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Discussion in 'Archived Threads 2001-2004' started by Chuck C, Feb 25, 2002.
I was reading an old edition of Widescreen Review, and here's what the editor had to say
That is simply the biased reply of one individual, who happens to write for WSR, making sweeping generalizations about subs. Vented vs. Sealed makes little difference, it depends on how well the design is implemented. TV should be along shortly to explain the why's and wherefor's, but that's really what it boils down to.
i think tat's a little too pat an answer - it's not that simple. none of the controversies in HT and music audio are.
the position taken by the editor of WSR is more than capable of serious defense; it may in the end not be the best position in that it may not be the position best supported on the balance of the evidence. but that doesn't make it capable of being dismissed out of hand.
Maybe that the loss in bass quality going to a good vented sub is much smaller than some people say, and that the advantages of vented subs (depth, output, less distortion) far outweigh that quality loss?
I would suggest that this is a generalization about high-Q (high group delay) vented sub designs. It is possible to create a ported design that will have a low group delay and perform very well with music (as well as HT). Many commercial vented designs are underported as well (leading to lots of port noise). A properly designed vented enclosure shouldn't have this problem.
All things being equal, sealed designs (1st order) have a smoother rolloff vs. vented designs (4th order). I believe the numbers are 6dB/oct and 24dB/oct, respectively. The rate of roll off has absolutely nothing to do with integration with your mains. When the roll off occurs at
I tend to agree with the Editor. It may well be at the time of the statement there was, in the mind of the editor, a dearth of quality ported designs.
And it seems there will always be a differentiation between the prime needs and characteristics of HT and those of Music.
Oh well, time for another round of lively discussion.
Greg nailed it. Most commercial vented subs are tuned very high, are too small and are underported. Comparing that to a low Q sealed design is bound to lead to that conclusion. A larger vented sub, with sufficient volume and porting tuned to 20hz or below will compete very favorably with low Q sealed designs.
As is evidenced by SVS, Adire and a few others that are much more expensive. But saddly they are the exception, which is what probably lead to that editors remarks.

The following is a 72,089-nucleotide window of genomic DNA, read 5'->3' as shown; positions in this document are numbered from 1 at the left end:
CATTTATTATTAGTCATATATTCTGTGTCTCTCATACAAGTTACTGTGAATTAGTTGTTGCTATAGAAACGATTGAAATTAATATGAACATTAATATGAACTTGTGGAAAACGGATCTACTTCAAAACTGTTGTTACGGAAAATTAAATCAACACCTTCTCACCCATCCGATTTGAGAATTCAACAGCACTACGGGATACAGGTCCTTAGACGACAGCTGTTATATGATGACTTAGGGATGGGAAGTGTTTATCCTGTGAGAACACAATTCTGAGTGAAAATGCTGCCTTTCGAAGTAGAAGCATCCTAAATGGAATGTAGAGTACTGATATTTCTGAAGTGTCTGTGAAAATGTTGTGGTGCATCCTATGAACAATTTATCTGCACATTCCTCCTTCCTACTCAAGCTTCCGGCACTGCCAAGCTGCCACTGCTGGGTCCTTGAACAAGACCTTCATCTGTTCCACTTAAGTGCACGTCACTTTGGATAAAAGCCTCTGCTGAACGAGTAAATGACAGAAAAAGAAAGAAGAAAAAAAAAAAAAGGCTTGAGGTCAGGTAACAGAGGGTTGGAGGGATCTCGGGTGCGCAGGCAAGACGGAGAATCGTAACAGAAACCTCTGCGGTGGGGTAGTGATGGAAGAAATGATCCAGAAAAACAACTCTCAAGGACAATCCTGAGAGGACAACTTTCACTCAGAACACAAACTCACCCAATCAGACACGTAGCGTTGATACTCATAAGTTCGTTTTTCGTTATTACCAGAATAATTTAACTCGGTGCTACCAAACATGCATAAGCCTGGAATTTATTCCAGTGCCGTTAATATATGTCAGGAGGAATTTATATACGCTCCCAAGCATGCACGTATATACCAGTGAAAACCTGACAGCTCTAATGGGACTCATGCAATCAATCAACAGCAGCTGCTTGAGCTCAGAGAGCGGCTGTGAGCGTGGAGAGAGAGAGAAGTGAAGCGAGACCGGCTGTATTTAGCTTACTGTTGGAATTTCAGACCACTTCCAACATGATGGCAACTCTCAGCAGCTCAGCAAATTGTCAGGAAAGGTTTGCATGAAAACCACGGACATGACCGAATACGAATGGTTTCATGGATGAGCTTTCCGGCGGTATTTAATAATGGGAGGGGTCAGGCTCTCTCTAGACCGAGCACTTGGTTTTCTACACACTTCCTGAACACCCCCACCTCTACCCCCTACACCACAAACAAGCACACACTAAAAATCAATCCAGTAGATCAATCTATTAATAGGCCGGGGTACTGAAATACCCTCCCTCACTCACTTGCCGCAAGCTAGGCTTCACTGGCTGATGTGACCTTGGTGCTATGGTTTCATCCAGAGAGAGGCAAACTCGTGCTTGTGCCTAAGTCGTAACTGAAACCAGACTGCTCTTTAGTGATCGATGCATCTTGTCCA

With DIY subs though, they aren't the exception. There are large numbers of awesome DIY vented subs in existence.
In response to Paul, I'll quote my reply to this discussion from another thread:
The only thing I would like to clarify is that a sealed enclosure's natural rolloff is 2nd order (12dB/octave) not 1st order (6dB/octave). Otherwise, the sealed vs. vented statement is pretty much an over simplification/generalization as everyone has pretty much said. With proper design, a ported sub can be of very high quality as well.
Also, the highly regarded Aerial SW12 (retail around $4K?) is considered to be underported ("only" 4" flared port) for most diehard DIY'er's tastes. It just goes to show you the types of compromises manufacturers have to make for a retail product. Hell, even the $25K Krell MRS sub can be outdone for around $2K-$3K by a DIY'er!
I've been considering posting on this topic myself, ever since I subscribed to Richard Hardesty's AudioPerfectionist Journal. He repeats what he said for Widescreen Review about sealed vs. ported subs. I've been planning to write to him about this controversy myself. SVS claims a Q of between .5 and .6, which should fit his bill at least in part in regards to tight sound for music. But I admit his opinions gave me pause while I've been considering sub choices. I thought maybe I should DIY a large sealed design and see if I couldn't get the best of both worlds. Of course Hardesty looks down on very large cabinets as well; I don't know what he'd say about whether you can sufficiently brace one.